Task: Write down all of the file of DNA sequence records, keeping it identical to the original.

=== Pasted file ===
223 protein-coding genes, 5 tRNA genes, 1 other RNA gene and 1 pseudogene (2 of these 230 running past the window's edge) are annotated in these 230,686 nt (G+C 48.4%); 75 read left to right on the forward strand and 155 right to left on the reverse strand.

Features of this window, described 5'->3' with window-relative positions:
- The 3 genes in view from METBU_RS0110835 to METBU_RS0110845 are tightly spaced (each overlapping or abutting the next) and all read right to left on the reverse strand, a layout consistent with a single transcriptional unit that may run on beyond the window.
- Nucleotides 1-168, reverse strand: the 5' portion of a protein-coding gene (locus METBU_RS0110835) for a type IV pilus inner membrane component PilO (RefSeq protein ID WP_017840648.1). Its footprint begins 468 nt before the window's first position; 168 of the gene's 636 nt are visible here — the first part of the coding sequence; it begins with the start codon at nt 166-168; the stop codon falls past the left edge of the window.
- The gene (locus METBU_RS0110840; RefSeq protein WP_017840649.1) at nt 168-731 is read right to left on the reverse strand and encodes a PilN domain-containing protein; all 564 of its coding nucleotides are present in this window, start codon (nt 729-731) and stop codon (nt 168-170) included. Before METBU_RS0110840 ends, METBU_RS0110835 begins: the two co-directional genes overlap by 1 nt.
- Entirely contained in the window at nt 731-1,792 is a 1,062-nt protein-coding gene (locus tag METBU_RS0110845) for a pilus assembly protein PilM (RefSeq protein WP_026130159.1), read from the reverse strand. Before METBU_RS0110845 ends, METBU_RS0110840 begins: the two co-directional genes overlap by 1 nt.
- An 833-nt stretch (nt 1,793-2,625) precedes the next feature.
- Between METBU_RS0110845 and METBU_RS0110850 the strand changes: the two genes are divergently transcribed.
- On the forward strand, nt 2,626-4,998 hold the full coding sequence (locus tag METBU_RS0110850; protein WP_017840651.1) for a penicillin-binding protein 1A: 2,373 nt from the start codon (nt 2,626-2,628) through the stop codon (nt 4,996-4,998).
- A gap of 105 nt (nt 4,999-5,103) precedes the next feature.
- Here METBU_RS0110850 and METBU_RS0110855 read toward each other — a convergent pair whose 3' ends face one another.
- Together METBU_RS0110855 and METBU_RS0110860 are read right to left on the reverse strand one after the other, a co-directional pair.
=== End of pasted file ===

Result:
223 protein-coding genes, 5 tRNA genes, 1 other RNA gene and 1 pseudogene (2 of these 230 running past the window's edge) are annotated in these 230,686 nt (G+C 48.4%); 75 read left to right on the forward strand and 155 right to left on the reverse strand.

Features of this window, described 5'->3' with window-relative positions:
- The 3 genes in view from METBU_RS0110835 to METBU_RS0110845 are tightly spaced (each overlapping or abutting the next) and all read right to left on the reverse strand, a layout consistent with a single transcriptional unit that may run on beyond the window.
- Nucleotides 1-168, reverse strand: the 5' portion of a protein-coding gene (locus METBU_RS0110835) for a type IV pilus inner membrane component PilO (RefSeq protein ID WP_017840648.1). Its footprint begins 468 nt before the window's first position; 168 of the gene's 636 nt are visible here — the first part of the coding sequence; it begins with the start codon at nt 166-168; the stop codon falls past the left edge of the window.
- The gene (locus METBU_RS0110840; RefSeq protein WP_017840649.1) at nt 168-731 is read right to left on the reverse strand and encodes a PilN domain-containing protein; all 564 of its coding nucleotides are present in this window, start codon (nt 729-731) and stop codon (nt 168-170) included. Before METBU_RS0110840 ends, METBU_RS0110835 begins: the two co-directional genes overlap by 1 nt.
- Entirely contained in the window at nt 731-1,792 is a 1,062-nt protein-coding gene (locus tag METBU_RS0110845) for a pilus assembly protein PilM (RefSeq protein WP_026130159.1), read from the reverse strand. Before METBU_RS0110845 ends, METBU_RS0110840 begins: the two co-directional genes overlap by 1 nt.
- An 833-nt stretch (nt 1,793-2,625) precedes the next feature.
- Between METBU_RS0110845 and METBU_RS0110850 the strand changes: the two genes are divergently transcribed.
- On the forward strand, nt 2,626-4,998 hold the full coding sequence (locus tag METBU_RS0110850; protein WP_017840651.1) for a penicillin-binding protein 1A: 2,373 nt from the start codon (nt 2,626-2,628) through the stop codon (nt 4,996-4,998).
- A gap of 105 nt (nt 4,999-5,103) precedes the next feature.
- Here METBU_RS0110850 and METBU_RS0110855 read toward each other — a convergent pair whose 3' ends face one another.
- Together METBU_RS0110855 and METBU_RS0110860 are read right to left on the reverse strand one after the other, a co-directional pair.